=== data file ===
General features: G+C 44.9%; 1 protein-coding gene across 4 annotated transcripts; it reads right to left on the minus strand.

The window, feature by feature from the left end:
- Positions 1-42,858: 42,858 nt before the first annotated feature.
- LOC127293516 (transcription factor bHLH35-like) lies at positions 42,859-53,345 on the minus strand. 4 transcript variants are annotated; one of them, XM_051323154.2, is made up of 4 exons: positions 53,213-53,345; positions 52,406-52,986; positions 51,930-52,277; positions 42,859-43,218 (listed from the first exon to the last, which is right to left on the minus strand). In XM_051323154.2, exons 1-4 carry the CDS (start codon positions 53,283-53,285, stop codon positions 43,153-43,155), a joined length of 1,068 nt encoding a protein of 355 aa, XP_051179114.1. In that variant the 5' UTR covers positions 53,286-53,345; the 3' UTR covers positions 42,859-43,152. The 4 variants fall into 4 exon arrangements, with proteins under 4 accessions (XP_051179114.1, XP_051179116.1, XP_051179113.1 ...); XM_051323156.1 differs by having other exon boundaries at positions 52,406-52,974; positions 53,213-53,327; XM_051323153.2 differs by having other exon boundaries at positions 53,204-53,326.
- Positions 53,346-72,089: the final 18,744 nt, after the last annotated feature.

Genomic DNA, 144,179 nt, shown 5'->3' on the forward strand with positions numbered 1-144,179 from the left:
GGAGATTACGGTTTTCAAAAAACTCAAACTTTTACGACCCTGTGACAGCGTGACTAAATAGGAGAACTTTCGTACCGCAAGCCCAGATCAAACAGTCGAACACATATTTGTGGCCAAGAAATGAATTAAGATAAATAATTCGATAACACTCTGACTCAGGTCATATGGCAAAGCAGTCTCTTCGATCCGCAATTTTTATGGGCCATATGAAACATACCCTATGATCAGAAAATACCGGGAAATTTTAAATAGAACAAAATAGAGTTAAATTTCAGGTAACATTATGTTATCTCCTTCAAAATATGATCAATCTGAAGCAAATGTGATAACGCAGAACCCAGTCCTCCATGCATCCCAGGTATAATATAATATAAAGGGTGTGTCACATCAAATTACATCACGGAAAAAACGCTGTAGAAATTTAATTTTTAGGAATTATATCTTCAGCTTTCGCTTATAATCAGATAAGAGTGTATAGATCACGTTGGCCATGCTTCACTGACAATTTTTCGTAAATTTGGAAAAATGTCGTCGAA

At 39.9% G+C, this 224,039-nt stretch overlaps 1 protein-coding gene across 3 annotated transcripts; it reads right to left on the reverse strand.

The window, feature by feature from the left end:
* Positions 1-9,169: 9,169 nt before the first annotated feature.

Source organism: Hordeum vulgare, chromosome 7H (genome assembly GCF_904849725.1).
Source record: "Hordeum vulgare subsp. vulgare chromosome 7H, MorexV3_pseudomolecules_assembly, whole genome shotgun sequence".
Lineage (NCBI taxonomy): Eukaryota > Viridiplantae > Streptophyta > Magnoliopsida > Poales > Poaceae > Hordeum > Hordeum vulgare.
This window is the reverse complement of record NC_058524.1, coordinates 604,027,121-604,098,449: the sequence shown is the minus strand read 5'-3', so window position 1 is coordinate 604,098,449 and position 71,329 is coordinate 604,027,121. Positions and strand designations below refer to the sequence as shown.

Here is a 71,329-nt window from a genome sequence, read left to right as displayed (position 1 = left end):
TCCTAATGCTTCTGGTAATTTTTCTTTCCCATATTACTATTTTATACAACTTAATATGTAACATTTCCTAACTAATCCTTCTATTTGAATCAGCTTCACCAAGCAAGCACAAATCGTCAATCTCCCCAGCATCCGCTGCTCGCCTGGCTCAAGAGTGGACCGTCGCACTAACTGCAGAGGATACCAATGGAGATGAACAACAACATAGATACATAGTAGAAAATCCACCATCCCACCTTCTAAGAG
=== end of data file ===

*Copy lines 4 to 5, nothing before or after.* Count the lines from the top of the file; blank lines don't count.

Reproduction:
- LOC127293516 (transcription factor bHLH35-like) lies at positions 42,859-53,345 on the minus strand. 4 transcript variants are annotated; one of them, XM_051323154.2, is made up of 4 exons: positions 53,213-53,345; positions 52,406-52,986; positions 51,930-52,277; positions 42,859-43,218 (listed from the first exon to the last, which is right to left on the minus strand). In XM_051323154.2, exons 1-4 carry the CDS (start codon positions 53,283-53,285, stop codon positions 43,153-43,155), a joined length of 1,068 nt encoding a protein of 355 aa, XP_051179114.1. In that variant the 5' UTR covers positions 53,286-53,345; the 3' UTR covers positions 42,859-43,152. The 4 variants fall into 4 exon arrangements, with proteins under 4 accessions (XP_051179114.1, XP_051179116.1, XP_051179113.1 ...); XM_051323156.1 differs by having other exon boundaries at positions 52,406-52,974; positions 53,213-53,327; XM_051323153.2 differs by having other exon boundaries at positions 53,204-53,326.
- Positions 53,346-72,089: the final 18,744 nt, after the last annotated feature.